By Jeff Keeling
It took a self-effacing grandfather to convey the true import of a drama that’s been unfolding for more than two years now, the results of which could impact every person, community and business in the region for decades.
When Dick Brownlee stepped to the podium inside a room at the Southwest Virginia Higher Education Center Thursday evening, that day’s chapter of the drama had lasted more than three hours. The retired University of Virginia business professor has acted as one of three expert resources for board members of the Southwest Virginia Health Authority (SVHA) as its board considers whether to recommend approval of Wellmont Health System and Mountain States Health Alliance’s “cooperative agreement” request.
SVHA approval, if followed by the same at Virginia and Tennessee’s departments of health, would pave the way for an anti-competitive, regulated merger shielded from standard antitrust scrutiny and unprecedented – for hospital systems – in its size and scope. You’ve probably heard plenty about that proposal.
I got a good feeling about Brownlee as soon as he cracked a joke about offering his thoughts first among the experts (the others are an attorney and a physician). It may have been because he was the shortest or the oldest, Brownlee said. Then he showed that he was arguably the wisest.
Brownlee complimented the abilities and sincerity of Federal Trade Commission staff, who have registered their opposition to the merger in writing and speech. He later told me he, too, had entered his assignment with a perspective that generally favors market dynamics over regulation. But four-plus decades of experience as a business school professor helped Brownlee understand that, as he put it, “there were not many pure markets where competition could occur as described in the textbooks.”
After he made that statement, Brownlee’s wisdom, and from my perspective his heart, shone forth. He said SVHA board members need to determine whether Southwest Virginia’s healthcare market is, “so filled with imperfections that the traditional market solution simply can’t be expected to function properly and meet the serious needs of the people in the region.”
Then, nearly imperceptibly, Brownlee choked up as he concluded.
“This is not an easy question to answer, and in my opinion, thoughtful, well-intentioned people could review all of the relevant information and actually come to different conclusions. The Authority is in uncharted waters here, and no one has a crystal ball that can help make this difficult decision. I believe all that each of you can do is to carefully review all of the relevant information that’s been provided to you and to reach your own conclusion in a holistic manner by bringing together your mind, your heart and your soul. For the decision that is made by the Authority’s board will affect the lives of real people, with real families, who live in real communities here in Southwest Virginia. I wish you well as you go forward.”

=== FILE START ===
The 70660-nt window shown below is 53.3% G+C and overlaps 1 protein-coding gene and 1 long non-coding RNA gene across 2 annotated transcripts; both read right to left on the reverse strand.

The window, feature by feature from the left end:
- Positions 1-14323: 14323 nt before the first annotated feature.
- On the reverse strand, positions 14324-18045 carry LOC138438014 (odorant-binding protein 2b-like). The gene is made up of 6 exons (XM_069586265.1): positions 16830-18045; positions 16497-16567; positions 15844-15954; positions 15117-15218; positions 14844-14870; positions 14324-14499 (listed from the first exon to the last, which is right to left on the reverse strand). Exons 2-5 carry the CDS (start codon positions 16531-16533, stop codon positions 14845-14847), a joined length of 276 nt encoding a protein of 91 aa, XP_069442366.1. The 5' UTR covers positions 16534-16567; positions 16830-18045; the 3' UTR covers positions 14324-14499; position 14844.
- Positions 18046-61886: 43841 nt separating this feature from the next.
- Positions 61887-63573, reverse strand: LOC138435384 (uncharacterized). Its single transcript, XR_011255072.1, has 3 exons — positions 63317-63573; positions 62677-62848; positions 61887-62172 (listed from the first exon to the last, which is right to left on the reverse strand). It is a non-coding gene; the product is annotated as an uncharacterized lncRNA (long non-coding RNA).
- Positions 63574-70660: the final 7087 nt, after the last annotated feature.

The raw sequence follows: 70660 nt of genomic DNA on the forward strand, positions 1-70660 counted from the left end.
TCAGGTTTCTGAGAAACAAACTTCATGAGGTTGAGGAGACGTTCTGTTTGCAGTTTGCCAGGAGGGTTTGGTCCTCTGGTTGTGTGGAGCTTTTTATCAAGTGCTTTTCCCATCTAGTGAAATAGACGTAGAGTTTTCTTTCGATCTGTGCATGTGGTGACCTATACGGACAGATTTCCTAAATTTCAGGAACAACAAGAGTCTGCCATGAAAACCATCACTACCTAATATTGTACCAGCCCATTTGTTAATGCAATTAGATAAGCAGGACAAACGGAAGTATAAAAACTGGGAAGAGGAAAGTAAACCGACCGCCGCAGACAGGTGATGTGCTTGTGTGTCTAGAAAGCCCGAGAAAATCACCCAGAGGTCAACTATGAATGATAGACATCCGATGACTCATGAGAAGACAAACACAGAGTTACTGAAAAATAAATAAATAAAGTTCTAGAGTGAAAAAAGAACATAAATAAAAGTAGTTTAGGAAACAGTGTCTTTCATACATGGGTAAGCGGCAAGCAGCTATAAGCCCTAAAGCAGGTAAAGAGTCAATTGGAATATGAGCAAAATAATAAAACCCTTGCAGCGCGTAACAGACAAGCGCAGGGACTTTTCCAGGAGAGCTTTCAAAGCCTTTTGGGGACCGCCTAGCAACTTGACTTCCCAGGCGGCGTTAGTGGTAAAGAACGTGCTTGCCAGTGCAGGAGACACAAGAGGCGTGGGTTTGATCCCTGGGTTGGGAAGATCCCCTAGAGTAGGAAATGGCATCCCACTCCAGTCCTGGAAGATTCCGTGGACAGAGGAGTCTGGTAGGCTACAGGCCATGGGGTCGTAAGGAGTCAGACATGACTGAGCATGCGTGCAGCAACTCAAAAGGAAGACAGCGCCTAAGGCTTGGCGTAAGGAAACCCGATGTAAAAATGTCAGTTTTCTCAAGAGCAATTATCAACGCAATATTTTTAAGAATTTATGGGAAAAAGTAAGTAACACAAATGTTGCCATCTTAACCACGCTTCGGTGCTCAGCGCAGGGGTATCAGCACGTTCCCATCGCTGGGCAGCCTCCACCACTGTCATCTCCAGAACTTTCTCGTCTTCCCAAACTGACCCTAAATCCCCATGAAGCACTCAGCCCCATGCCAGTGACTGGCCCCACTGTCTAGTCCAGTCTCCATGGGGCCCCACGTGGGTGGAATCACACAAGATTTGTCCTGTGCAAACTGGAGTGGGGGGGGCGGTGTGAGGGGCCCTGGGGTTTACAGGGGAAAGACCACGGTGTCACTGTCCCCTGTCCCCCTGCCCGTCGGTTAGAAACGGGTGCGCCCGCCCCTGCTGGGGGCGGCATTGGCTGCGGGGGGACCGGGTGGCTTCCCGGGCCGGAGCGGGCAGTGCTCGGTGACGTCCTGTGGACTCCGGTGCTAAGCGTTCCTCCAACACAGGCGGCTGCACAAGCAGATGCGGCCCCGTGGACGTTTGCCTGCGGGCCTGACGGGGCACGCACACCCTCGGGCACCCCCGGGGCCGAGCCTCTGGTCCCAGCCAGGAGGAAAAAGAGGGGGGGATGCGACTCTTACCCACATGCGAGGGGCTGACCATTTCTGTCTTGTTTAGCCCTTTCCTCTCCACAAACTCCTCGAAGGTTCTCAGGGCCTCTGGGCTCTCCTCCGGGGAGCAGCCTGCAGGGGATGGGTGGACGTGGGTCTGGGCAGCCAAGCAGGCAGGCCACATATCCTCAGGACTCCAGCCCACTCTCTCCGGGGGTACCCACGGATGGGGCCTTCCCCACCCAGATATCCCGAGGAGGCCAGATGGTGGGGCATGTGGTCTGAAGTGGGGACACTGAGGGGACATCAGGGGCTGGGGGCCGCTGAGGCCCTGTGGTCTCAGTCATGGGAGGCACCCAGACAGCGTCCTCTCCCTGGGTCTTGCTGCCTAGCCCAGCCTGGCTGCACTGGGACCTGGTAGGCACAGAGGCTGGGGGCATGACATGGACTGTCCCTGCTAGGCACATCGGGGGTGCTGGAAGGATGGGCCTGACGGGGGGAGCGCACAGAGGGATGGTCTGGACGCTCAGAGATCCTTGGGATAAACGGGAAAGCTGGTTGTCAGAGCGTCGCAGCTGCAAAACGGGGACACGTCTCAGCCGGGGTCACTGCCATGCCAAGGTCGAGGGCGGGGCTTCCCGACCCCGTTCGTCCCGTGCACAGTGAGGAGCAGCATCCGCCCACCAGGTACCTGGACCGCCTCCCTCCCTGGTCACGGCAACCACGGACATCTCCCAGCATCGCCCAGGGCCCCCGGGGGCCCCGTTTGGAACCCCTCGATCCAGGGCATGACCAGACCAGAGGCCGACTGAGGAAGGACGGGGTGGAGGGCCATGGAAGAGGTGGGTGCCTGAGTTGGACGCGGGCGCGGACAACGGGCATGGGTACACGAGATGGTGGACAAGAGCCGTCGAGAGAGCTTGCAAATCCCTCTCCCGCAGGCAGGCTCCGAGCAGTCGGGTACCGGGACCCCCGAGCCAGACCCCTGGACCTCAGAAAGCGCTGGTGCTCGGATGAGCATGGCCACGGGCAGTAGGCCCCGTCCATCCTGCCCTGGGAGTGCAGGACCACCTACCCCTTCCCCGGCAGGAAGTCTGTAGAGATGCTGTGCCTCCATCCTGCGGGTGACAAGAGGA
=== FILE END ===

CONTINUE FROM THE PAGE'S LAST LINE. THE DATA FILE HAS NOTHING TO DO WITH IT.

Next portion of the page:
Policies are things. So are diagnostic centers. Ditto for hospital beds, emergency rooms, electronic health record systems, artificial joints and organizational charts.
For 18 months now – more intensively for the past half-year – vast sums of money and the energies of many strong minds have been focused on the hospital systems’ merger effort. The states have hustled to promulgate effective rules and regulations should the merger proceed. The systems have striven to explain their proposal’s merit and win hearts and minds among the public, their own employees, and those who stand as arbiters in the decision-making process. Insurance companies, the FTC and other skeptics have made their opposing arguments.
Many of these arguments are about those things mentioned a couple paragraphs previously. But those things, and how they are deployed in a given region, have meaning only insomuch as they can be used effectively to serve people. I was reminded of that again – particularly as it relates to the difficulties the more rural parts of our region face – Tuesday morning, when news broke that Laughlin Memorial Hospital in Greeneville plans to join MSHA. The pressures to survive faced by rural hospitals were cited as the main driver of the decision, the wisdom of which only the future can reveal.
The players operating at the high level where such decisions are deliberated and made have traveled to and fro in business attire, flying in airplanes or driving dependable vehicles. Just as I am, and I would suspect as most of you are, they are among a fortunate minority in this region – likely not untouched by misfortune, but certainly more protected from it than many.
In the worldview I espouse and seek to live out, the people in this region most affected by these trends are our neighbors. They are many, and health care in all its forms is one area where their needs are great. We’ve been approaching provision of health care under a free market-centric paradigm for a long while now. Soon, a few people will make very important decisions about whether to allow a paradigm shift.
Whatever the decision, as Brownlee said, real people, with real families, who live in real communities will be affected. Like him, I wish the arbiters of that decision well as they go forward.